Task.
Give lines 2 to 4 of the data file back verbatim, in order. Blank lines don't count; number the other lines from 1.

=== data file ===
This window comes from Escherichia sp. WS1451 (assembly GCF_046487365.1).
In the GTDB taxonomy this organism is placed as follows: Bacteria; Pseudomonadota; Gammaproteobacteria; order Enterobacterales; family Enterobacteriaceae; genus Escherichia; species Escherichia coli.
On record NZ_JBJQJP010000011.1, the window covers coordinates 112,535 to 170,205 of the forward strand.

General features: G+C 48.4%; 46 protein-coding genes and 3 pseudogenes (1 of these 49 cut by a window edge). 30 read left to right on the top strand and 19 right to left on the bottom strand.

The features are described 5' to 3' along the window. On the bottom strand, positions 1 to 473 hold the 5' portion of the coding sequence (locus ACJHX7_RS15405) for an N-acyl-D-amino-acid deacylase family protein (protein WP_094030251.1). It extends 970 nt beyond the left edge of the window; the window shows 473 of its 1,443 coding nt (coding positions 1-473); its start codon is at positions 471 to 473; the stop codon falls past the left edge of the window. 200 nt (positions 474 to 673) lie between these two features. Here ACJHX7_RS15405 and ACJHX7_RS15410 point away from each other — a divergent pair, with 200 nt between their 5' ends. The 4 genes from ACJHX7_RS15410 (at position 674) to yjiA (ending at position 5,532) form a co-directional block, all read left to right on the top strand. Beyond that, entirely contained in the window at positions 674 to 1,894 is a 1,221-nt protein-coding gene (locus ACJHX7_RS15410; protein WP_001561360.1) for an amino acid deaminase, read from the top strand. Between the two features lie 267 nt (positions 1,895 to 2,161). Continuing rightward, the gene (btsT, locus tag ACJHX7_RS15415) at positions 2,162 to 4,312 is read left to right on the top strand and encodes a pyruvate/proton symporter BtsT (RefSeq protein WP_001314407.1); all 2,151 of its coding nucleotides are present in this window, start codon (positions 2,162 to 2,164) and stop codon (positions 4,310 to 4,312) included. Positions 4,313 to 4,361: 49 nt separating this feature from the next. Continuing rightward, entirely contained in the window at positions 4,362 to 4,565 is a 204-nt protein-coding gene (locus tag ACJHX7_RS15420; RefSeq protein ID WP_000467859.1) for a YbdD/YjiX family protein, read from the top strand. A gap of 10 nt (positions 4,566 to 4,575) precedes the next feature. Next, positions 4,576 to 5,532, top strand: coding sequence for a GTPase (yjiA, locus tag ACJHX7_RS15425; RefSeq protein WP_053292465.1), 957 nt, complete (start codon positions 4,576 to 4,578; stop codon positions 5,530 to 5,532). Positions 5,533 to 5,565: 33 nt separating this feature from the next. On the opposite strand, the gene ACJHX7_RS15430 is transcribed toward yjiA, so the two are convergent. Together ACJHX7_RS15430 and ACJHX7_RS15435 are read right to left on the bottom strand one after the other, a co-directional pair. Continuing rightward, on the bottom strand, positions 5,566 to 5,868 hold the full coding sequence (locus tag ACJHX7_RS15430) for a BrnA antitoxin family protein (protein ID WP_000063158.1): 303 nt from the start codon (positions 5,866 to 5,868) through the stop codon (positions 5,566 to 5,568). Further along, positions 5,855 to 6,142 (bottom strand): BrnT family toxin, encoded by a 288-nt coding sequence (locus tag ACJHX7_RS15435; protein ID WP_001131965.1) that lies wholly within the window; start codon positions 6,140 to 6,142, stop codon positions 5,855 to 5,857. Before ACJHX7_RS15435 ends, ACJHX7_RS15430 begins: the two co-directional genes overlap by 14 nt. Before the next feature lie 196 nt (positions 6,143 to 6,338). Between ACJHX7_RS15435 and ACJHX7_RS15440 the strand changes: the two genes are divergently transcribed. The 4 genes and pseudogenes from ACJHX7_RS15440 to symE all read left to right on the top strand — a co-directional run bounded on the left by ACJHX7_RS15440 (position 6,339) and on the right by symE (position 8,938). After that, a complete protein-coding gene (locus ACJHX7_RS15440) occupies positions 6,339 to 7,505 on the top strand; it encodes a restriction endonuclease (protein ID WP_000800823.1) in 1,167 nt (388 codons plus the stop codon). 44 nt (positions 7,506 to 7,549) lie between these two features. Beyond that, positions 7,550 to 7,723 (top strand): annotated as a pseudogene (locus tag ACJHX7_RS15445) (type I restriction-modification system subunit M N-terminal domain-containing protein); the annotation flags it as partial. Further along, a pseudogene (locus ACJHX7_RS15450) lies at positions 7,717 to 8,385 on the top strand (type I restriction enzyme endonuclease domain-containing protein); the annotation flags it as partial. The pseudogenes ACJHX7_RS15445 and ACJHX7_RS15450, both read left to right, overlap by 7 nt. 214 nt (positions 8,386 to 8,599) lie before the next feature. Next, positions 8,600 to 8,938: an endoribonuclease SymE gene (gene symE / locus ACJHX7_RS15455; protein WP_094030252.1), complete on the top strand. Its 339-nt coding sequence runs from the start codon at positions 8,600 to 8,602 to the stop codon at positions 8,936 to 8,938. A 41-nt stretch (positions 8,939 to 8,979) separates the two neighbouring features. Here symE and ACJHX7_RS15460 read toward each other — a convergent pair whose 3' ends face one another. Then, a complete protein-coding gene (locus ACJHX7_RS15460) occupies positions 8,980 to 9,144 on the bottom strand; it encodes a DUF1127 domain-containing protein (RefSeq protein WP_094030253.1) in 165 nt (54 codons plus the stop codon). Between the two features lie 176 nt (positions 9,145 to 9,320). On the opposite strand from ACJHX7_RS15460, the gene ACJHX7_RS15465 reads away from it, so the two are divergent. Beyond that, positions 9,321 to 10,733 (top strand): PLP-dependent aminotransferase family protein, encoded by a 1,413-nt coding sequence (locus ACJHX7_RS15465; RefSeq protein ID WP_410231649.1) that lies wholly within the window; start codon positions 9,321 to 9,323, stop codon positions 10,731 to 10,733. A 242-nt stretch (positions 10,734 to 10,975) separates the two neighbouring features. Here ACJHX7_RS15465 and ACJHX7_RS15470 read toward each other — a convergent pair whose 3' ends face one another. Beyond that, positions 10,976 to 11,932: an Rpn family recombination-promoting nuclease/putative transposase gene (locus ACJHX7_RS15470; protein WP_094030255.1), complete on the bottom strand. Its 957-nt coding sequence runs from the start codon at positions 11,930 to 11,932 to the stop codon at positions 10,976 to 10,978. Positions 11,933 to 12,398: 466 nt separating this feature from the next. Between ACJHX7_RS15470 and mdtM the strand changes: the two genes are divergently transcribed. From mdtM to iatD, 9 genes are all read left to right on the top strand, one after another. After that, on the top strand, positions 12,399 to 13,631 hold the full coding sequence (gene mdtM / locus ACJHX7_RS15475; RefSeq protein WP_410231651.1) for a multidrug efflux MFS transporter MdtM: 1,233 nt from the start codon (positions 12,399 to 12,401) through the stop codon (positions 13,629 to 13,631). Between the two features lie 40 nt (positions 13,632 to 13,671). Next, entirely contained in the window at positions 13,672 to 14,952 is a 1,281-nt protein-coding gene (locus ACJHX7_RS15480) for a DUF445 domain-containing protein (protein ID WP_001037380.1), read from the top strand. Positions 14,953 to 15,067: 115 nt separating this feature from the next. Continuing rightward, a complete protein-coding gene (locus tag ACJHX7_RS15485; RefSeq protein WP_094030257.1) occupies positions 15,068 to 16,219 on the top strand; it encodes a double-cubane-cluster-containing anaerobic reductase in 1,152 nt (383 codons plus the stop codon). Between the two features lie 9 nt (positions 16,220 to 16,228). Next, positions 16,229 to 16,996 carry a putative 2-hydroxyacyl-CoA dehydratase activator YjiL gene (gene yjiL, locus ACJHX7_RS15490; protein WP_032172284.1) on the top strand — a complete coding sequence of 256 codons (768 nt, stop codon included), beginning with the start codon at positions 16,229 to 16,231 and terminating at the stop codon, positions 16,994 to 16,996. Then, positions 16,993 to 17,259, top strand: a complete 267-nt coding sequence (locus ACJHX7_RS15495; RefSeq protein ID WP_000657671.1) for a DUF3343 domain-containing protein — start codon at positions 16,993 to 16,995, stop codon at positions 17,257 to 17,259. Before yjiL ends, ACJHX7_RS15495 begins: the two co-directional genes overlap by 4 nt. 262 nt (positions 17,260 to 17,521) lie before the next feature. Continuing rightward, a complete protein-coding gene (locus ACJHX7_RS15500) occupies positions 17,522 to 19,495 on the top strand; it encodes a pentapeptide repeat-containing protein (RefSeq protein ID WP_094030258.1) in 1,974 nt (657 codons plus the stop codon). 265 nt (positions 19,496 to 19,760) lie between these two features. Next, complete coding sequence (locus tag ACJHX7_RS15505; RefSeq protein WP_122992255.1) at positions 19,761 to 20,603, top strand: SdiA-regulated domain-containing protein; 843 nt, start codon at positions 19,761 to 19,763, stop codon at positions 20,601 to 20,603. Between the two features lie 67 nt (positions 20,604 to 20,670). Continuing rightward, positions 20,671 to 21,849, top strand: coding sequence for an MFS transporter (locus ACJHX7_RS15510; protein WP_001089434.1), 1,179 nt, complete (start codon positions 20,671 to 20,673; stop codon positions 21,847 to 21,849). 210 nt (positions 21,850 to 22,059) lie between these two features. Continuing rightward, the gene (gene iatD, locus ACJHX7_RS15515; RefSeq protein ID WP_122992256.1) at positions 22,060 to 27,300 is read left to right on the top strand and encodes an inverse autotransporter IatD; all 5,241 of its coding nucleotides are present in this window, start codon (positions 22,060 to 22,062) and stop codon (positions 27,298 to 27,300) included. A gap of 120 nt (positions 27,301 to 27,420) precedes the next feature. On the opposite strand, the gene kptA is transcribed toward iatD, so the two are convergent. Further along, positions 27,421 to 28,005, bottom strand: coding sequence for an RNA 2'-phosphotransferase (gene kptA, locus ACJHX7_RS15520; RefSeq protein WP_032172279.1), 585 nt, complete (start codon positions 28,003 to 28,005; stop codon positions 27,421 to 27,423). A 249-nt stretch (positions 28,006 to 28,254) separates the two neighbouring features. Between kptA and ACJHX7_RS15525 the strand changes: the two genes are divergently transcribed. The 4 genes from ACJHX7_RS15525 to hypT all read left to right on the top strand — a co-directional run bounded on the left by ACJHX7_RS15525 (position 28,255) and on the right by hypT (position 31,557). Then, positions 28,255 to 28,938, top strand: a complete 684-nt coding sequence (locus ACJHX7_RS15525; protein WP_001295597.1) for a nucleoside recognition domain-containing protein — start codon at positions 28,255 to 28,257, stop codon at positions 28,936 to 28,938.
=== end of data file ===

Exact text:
In the GTDB taxonomy this organism is placed as follows: Bacteria; Pseudomonadota; Gammaproteobacteria; order Enterobacterales; family Enterobacteriaceae; genus Escherichia; species Escherichia coli.
On record NZ_JBJQJP010000011.1, the window covers coordinates 112,535 to 170,205 of the forward strand.

General features: G+C 48.4%; 46 protein-coding genes and 3 pseudogenes (1 of these 49 cut by a window edge). 30 read left to right on the top strand and 19 right to left on the bottom strand.